Romeo and Juliet: Act Iii, Scene V

Romeo and Juliet: Act Iii, Scene V

Romeo and Juliet: Act III, Scene V Act III, Scene V of Romeo and Juliet is considerable for it is the most critical scene of this tragic play. Although previous scenes present severe circumstances, this scene reveals the results of past activities and begins a series of tragic misconceptions and deadly responses. Improvements taking place amongst characters and their relationships with one another and the tone of the play are revealed in this scene. Through language, Shakespeare provides these modifications in addition to foreshadowing the eventual catastrophe Romeo and Juliet’s death.

From this point on in the play there are no more comedic or romantic scenes. The following scenes are of extreme actions, mishap and catastrophe. The “star-crossed lovers” can not escape their fate. Among the lots of transformations provided in this scene is that of Romeo and Juliet’s love for one another. Romeo and Juliet’s love makes the transition from infatuation to a deep and genuine love. In earlier scenes they used excessively romantic language and metaphor, whereas, now they talk to one another of their love in a fully grown and tender way.

They will do anything to be with one another, for their love goes beyond any emotion for their familial or neighborhood ties. They are willing to make any sacrifice in order to have their desire for one another fulfilled. Both Romeo and Juliet delight in each other’s company on their first morning together following their marital relationship and they do not want to part. Juliet’s very first visible change to adulthood is exposed here. In Romeo’s desire to be with Juliet, he is willing to run the risk of capture, and most probably death, in being discovered within the Capulet walls.

Romeo, although developing in his sensations of love and intimacy is still young and negligent in his habits. In contrast, upon justifying the situation of daylight and their being found, Juliet ultimately advocates Romeo to leave “O, now be gone! More light and light it grows.” (III, v, 35) To which Romeo reacts, “More light and light- more dark and dark our issues.” (III, v, 36) The metaphors associated with light (i. e. the sun, the moon, the day) which previously secured their affair is now their enemy. Nature itself has turned upon them and presses to seal their fate.

Upon his exit, in a foreshadowing tone, Juliet believes she sees his body not on the ground, but “as one dead in the bottom of a tomb.” (III, v, 56) In prior scenes Juliet was mesmerized and enamored and would not have actually been able to make Romeo leave. In this scene Juliet is changed from that of a little lady, to that of a logical, independent and self-sufficient adult. Another transformation in Juliet is that in earlier scenes she constantly followed the desires of her moms and dads or least did not challenge them verbally. In this scene, Juliet verbally defies both of her moms and dads by refusing to wed Paris.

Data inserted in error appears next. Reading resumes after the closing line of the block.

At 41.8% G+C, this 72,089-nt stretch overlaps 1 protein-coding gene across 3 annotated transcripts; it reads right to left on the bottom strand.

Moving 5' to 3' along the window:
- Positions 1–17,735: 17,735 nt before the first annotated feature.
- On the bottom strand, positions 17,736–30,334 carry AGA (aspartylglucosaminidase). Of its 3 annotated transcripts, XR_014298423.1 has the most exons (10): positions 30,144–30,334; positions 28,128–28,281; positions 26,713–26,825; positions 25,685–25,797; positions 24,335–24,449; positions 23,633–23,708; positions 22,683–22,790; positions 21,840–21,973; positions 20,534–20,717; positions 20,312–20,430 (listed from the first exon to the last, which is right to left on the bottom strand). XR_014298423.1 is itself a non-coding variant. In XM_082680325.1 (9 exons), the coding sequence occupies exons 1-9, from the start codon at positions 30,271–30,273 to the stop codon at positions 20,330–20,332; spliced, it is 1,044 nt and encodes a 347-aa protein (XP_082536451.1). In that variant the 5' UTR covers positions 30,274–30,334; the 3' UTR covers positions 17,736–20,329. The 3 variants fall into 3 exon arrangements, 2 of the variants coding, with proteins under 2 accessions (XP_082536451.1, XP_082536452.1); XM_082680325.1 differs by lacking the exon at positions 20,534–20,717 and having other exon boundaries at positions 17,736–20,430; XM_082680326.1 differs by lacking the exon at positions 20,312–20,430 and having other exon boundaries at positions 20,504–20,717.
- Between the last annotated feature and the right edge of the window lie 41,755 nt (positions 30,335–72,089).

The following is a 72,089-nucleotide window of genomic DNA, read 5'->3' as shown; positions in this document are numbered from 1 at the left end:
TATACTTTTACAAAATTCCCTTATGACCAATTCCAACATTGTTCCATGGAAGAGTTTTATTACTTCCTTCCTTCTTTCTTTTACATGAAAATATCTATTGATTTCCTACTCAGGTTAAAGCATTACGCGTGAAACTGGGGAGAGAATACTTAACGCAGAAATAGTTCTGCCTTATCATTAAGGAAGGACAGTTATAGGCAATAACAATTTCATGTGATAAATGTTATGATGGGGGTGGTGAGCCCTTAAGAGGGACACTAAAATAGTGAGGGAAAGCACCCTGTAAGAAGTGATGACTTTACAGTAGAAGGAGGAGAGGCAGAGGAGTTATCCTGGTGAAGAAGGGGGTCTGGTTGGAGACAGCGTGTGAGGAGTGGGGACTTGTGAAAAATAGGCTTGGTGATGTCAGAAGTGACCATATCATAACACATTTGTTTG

Even more boldly, she exclaims that she will not marry anybody aside from Romeo. She hangs on to her heart’s desire regardless of the foreshadowing hazards of her father: Hang, plead, starve, pass away in the streets, For, by my soul, I’ll ne’er acknowledge thee. (III, v, 194-195) Another shift in relationships is that in between Juliet and her nurse. Up till this scene the Nurse was her maternal figure and confidant. Following her argument with her moms and dads over marrying Paris, the Nurse sides with the Capulets and suggests that Juliet do the exact same.

Shocked Juliet says, “Speakest thou from you heart?” (III, v, 228) Juliet feels a duty not only to Romeo, however finds it difficult to believe that the Nurse would have her break both legal and ethical laws in weding Paris. She feels betrayed and therefore ends her faith in the Nurse and her intimate ties too, “Thou and my bosom henceforth shall be twain.” (III, v, 242) Her last hope is to go to Friar Lawrence hoping that he may assist her. She resolves to the concept that, “If all else stop working, myself have power to pass away. (III, v, 244) All through the play the lover’s fate is being sealed. Through Romeo and Juliet’s words along with the other characters their fate is continually alluded to. This does not mess up a surprise ending, rather it makes the anticipation of the known fate all the more significant and tense. The audience knows what is going to take place and this scene clearly sets the path for the upcoming series of terrible accidents to unfold at a rapid rate. The world of Romeo and Juliet is one which does not comprehend real love feelings.

It is a world governed by custom, desire for power, hate, revenge and fate. There is no space in this world for true love to exist for it is declined by the whole as an appropriate motivation for the types of actions which Romeo and Juliet take. Romeo and Juliet’s world of love and their language of love falls upon the deaf ears of the other characters in this violent world of Verona. This scene illustrates Romeo and Juliet’s development as enthusiasts versus a cruel community which causes a terrible fate.

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